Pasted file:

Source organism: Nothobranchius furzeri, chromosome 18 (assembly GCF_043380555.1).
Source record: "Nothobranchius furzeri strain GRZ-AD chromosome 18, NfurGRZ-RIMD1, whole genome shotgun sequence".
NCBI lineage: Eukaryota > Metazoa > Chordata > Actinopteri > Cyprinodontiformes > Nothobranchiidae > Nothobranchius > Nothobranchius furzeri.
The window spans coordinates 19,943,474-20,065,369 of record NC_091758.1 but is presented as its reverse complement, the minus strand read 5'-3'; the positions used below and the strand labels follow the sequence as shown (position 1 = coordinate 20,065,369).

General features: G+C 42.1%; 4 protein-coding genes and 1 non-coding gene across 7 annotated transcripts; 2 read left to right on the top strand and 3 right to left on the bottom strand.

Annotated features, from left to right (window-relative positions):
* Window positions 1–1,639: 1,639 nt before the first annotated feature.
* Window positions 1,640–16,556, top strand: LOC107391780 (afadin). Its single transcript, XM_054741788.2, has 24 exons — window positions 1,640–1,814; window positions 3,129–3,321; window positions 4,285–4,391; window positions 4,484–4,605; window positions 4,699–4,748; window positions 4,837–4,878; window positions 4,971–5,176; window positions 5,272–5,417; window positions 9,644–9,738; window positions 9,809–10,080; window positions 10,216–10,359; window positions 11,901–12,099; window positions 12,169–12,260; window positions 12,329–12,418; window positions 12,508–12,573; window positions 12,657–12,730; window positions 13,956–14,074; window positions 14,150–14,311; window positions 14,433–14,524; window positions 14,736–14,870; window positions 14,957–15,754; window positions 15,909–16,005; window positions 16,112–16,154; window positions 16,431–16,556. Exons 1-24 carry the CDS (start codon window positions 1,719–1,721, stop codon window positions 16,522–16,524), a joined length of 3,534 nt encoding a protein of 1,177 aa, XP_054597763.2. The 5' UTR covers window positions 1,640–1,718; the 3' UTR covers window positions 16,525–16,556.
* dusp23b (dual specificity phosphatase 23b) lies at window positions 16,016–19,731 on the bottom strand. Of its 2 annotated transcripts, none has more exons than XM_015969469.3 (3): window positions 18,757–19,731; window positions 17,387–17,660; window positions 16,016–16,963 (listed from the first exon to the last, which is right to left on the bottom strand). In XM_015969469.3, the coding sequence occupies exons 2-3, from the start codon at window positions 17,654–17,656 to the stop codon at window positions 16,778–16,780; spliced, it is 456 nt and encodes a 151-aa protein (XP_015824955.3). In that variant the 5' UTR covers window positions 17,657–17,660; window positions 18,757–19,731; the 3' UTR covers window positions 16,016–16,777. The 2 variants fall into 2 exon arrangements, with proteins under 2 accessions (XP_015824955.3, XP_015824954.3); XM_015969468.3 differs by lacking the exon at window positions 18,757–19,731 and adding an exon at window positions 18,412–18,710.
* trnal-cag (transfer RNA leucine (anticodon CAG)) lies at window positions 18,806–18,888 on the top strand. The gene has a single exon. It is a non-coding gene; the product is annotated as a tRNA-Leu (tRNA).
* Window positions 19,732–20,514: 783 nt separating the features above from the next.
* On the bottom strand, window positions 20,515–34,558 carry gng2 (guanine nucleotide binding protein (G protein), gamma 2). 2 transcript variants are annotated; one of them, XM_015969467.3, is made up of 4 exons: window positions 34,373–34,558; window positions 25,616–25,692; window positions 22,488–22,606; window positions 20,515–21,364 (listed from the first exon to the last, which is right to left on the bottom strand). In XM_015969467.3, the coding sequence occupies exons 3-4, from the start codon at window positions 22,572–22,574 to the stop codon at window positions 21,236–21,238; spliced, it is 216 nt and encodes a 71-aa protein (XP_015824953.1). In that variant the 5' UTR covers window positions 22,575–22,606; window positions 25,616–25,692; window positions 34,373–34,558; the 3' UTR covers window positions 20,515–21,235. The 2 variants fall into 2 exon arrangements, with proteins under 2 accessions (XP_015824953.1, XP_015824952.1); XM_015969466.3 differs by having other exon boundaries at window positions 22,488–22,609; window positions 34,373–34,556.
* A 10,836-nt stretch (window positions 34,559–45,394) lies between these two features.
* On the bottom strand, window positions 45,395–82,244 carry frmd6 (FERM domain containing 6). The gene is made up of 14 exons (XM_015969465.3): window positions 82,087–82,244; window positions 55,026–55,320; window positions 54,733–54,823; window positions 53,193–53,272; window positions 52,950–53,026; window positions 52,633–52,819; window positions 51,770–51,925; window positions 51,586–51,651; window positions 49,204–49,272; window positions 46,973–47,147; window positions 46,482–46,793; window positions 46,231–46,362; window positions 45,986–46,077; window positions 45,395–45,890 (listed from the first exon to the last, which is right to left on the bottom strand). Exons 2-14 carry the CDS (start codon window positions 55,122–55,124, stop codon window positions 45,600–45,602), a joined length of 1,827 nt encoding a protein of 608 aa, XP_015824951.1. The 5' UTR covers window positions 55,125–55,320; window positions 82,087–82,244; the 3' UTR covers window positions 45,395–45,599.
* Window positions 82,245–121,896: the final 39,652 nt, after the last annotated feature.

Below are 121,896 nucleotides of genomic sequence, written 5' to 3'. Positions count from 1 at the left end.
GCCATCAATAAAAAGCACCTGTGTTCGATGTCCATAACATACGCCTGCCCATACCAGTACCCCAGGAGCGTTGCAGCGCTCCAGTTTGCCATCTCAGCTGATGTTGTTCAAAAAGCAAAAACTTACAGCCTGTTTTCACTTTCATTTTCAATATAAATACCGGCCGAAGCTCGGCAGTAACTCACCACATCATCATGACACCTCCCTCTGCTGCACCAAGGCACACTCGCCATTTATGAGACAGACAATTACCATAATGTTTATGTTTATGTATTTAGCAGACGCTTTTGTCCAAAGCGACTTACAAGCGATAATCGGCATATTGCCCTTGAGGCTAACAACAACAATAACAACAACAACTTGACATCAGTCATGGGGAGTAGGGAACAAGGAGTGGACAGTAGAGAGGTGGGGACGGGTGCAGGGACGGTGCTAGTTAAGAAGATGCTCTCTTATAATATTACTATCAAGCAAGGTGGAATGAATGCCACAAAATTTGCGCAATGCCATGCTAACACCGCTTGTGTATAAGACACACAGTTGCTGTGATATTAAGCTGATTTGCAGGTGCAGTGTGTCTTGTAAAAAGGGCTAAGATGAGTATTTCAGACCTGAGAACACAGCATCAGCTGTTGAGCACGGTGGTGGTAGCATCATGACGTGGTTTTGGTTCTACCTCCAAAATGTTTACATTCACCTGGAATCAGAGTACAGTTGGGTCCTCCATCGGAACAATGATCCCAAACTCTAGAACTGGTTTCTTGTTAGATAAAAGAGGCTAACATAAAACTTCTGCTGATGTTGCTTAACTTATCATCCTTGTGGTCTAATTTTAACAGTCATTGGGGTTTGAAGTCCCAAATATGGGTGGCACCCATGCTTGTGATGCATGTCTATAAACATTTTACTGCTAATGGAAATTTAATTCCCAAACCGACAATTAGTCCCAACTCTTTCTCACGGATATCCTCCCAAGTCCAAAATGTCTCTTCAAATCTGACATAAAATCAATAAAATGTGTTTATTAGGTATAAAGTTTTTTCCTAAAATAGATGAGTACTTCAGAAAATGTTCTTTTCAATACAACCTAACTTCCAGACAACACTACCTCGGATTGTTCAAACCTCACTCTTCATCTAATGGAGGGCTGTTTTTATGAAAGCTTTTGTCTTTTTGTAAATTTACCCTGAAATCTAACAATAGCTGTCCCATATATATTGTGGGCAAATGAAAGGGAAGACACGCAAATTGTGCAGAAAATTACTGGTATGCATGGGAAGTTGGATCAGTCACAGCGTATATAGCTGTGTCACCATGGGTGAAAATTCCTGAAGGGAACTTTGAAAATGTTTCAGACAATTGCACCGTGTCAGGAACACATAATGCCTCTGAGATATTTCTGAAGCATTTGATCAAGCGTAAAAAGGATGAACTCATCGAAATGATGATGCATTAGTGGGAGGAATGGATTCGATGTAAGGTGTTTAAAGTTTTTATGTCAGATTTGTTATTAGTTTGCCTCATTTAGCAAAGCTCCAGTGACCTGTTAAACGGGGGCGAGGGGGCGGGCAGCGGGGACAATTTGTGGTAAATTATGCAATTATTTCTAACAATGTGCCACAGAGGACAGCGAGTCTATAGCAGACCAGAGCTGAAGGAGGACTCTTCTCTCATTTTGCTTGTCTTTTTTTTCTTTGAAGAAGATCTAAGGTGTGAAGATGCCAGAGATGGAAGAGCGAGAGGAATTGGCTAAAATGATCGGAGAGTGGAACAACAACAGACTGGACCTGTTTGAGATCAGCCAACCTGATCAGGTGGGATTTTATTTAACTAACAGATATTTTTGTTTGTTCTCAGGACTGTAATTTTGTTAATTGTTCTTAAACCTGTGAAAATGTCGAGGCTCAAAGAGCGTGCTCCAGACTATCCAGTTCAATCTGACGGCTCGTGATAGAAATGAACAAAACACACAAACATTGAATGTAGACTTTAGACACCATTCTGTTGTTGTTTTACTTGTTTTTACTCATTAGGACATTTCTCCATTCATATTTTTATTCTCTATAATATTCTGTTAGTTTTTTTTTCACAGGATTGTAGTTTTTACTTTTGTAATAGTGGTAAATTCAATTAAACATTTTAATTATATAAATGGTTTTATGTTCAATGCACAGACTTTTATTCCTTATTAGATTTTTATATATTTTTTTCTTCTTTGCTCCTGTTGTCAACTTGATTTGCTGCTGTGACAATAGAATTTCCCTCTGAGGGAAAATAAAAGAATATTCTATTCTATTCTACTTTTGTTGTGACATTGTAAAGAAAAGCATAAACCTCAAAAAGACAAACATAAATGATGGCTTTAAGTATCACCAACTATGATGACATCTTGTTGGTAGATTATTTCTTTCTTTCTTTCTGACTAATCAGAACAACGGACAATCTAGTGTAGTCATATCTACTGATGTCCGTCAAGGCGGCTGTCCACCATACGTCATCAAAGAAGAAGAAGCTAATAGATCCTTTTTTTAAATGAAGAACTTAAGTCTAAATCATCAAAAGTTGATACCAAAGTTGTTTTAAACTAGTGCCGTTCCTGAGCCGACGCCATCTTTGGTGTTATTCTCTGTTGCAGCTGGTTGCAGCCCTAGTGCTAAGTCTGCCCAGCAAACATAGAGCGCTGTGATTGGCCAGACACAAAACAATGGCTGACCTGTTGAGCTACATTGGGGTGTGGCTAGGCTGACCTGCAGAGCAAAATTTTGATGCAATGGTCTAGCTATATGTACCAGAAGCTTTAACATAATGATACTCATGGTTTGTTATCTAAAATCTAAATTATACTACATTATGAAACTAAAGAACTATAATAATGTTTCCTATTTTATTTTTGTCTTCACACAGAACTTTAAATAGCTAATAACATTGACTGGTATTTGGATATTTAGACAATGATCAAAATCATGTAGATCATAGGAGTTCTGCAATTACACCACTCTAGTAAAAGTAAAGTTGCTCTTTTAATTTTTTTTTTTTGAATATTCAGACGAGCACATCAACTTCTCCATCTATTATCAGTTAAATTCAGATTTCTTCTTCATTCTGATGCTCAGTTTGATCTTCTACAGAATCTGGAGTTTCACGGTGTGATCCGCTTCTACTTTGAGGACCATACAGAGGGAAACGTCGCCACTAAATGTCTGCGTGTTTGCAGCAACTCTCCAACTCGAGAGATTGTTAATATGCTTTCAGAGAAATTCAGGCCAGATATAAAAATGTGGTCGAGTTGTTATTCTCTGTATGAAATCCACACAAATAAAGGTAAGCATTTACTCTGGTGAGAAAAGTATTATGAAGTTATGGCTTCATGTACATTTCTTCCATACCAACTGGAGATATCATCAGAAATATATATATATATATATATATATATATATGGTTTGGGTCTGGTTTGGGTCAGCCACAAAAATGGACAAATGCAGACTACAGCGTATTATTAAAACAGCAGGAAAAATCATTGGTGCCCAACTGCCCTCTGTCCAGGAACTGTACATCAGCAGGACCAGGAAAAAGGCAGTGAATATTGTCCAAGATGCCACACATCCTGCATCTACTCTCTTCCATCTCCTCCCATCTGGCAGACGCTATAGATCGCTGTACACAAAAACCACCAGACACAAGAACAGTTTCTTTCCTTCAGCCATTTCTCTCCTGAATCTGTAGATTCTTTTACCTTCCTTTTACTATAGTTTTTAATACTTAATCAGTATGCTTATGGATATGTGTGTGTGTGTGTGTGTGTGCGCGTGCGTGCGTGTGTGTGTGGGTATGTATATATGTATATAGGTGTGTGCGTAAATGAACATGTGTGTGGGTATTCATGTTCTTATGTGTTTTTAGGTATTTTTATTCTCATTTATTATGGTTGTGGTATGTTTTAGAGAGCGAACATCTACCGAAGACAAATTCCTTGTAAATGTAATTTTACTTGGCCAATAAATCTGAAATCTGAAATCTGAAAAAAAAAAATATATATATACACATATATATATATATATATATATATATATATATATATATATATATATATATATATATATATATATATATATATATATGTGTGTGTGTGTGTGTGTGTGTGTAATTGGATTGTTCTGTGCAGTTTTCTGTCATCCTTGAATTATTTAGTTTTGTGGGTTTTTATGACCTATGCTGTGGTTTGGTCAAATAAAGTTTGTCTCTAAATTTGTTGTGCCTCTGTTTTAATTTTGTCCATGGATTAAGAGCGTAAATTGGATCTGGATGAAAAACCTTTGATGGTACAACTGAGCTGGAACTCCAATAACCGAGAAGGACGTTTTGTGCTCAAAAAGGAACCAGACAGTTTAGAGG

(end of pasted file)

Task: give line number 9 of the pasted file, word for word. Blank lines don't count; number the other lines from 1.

* dusp23b (dual specificity phosphatase 23b) lies at window positions 16,016–19,731 on the bottom strand. Of its 2 annotated transcripts, none has more exons than XM_015969469.3 (3): window positions 18,757–19,731; window positions 17,387–17,660; window positions 16,016–16,963 (listed from the first exon to the last, which is right to left on the bottom strand). In XM_015969469.3, the coding sequence occupies exons 2-3, from the start codon at window positions 17,654–17,656 to the stop codon at window positions 16,778–16,780; spliced, it is 456 nt and encodes a 151-aa protein (XP_015824955.3). In that variant the 5' UTR covers window positions 17,657–17,660; window positions 18,757–19,731; the 3' UTR covers window positions 16,016–16,777. The 2 variants fall into 2 exon arrangements, with proteins under 2 accessions (XP_015824955.3, XP_015824954.3); XM_015969468.3 differs by lacking the exon at window positions 18,757–19,731 and adding an exon at window positions 18,412–18,710.